+1 vote
by (460 points)
I'm curious about the overall Buddhist perspective on identifying with any one nation in regards to pledging allegiance. For example, in the United States, many schools still have students pledge allegiance to the US flag each day.  Is it considered wrong view to identify yourself as "American" or "Mexican" if you are Buddhist? Is this national identification merely a form of attachment, clinging, ignorance, and perpetuating the idea of "self" and "others?"

2 Answers

0 votes
by (1.5k points)
edited by
Just a form of clinging. Even conventionally patriotism is a form of indoctrination, or propaganda.

Look at it this way, we are stuck (imprisoned) in a meat suit (human body) on a floating rock (the earth) in the middle of the darkness (the universe) to then label areas of land on that floating rock, and then to identify that land with a symbolic pattern (a flag) and then to cling to that pattern as a projection of "I/me" is the mark of an imbecile!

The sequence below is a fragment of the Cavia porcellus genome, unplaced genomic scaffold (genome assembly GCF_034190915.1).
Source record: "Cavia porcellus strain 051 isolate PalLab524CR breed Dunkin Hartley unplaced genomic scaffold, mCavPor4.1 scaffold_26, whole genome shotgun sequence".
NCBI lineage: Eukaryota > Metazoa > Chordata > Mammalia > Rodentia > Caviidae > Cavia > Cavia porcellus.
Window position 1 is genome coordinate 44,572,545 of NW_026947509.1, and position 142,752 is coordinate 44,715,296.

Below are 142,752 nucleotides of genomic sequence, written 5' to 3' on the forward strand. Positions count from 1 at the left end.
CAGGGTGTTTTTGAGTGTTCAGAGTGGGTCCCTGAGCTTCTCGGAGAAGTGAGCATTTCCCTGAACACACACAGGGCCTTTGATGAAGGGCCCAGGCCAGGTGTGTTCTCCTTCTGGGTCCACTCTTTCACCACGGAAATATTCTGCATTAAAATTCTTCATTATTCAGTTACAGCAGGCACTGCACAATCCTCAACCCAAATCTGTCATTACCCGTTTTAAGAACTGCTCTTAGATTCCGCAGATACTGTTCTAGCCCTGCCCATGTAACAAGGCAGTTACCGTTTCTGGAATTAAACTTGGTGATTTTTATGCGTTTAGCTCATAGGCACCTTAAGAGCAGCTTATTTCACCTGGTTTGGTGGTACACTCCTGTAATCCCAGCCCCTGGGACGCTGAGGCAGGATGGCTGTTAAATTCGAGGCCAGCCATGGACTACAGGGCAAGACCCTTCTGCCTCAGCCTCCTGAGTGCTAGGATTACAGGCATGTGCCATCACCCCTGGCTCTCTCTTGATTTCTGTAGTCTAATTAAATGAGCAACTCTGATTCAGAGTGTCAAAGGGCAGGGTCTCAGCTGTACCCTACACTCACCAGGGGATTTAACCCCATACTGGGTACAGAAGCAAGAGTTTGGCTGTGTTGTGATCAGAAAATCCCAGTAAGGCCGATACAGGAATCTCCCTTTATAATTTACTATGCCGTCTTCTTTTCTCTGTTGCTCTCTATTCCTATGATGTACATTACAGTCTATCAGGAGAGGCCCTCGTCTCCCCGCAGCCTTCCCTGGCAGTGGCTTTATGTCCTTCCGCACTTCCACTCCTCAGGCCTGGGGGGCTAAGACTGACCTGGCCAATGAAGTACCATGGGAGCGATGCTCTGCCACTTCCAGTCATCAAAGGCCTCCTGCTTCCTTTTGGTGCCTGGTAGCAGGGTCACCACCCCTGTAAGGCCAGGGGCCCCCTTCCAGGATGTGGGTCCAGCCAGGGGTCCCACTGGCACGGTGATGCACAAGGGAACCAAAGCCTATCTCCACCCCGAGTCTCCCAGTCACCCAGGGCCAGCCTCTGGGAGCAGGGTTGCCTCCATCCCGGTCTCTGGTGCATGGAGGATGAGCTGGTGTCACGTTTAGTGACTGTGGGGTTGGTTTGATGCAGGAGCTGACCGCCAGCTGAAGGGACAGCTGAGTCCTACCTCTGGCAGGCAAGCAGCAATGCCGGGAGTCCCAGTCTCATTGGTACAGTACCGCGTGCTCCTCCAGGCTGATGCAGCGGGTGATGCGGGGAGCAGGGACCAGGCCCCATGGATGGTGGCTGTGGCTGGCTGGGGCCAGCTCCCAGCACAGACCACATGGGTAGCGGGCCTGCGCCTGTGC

This labelling of phenomena can be deduced to the microcosm of the microbiotic or sub atomic level, up the the macrocosm of galaxies, universe(es) and dimensions...With this understanding (sunyata) it would be absurd to cling to such a small part of that existence as a "thing" a country, and as mine.... a country is just a mental construct!, an idea. Clinging to this idea would only cause ruin.
+1 vote
by (12.8k points)
As long as pleading allegiance does not require you to break refuge in the Triple Gem or break the five precepts, a layperson can pledge allegiance to any country or community.

Monks don't have such allegiances. For example, if you come to Sri Lanka, you can see all the lay people including the president standing up when the national anthem is being played, but the monks stay seated.
by (460 points)
What's interesting is that in the United States,  people are also taught to pledge allegiance to the flag itself,  as well as what it stands for.
Welcome to Sirimangalo Q&A, where you can ask questions and receive answers from other members of the community.